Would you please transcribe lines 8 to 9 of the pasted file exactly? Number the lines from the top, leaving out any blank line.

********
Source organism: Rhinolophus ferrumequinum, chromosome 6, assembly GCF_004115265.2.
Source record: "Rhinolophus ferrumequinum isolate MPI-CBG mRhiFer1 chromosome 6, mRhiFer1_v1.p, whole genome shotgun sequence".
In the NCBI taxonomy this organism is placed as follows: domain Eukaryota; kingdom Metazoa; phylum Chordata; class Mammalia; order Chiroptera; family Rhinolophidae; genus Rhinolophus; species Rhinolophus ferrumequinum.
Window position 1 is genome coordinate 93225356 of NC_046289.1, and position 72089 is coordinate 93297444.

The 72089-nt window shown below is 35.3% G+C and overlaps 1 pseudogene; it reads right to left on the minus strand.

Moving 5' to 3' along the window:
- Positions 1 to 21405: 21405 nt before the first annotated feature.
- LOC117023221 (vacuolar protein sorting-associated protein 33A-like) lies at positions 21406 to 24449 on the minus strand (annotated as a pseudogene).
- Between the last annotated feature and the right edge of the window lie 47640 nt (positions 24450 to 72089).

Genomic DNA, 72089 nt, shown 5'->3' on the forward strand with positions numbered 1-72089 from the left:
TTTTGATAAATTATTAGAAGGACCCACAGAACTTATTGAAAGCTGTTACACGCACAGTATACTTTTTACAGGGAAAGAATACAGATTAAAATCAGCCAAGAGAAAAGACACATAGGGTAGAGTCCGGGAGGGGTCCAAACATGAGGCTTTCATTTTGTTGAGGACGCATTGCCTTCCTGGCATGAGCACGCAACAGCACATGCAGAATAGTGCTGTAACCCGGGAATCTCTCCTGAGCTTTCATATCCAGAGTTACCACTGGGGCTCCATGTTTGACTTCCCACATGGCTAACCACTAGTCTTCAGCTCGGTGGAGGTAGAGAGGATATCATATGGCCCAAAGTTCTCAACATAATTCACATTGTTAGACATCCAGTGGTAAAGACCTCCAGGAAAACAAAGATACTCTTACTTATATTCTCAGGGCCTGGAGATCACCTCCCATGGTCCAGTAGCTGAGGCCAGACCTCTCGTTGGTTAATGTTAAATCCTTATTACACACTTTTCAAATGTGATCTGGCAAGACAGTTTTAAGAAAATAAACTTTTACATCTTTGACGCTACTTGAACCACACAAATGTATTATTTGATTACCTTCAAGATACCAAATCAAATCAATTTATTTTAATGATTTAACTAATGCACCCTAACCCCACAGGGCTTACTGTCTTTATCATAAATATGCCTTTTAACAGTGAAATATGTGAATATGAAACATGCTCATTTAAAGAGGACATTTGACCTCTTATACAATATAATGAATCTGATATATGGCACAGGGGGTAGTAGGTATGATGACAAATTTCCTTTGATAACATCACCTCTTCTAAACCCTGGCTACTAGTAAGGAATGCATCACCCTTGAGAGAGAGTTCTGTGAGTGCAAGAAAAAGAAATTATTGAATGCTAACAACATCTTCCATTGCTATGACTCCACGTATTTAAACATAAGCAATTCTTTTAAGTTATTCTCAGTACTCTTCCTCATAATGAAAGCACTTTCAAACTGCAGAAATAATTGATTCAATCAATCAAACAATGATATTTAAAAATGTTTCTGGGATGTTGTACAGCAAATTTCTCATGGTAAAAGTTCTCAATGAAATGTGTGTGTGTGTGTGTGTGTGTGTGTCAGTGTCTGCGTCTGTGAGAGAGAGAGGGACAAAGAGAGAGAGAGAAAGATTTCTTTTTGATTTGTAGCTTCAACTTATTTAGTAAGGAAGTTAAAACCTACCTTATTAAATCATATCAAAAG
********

- LOC117023221 (vacuolar protein sorting-associated protein 33A-like) lies at positions 21406 to 24449 on the minus strand (annotated as a pseudogene).
- Between the last annotated feature and the right edge of the window lie 47640 nt (positions 24450 to 72089).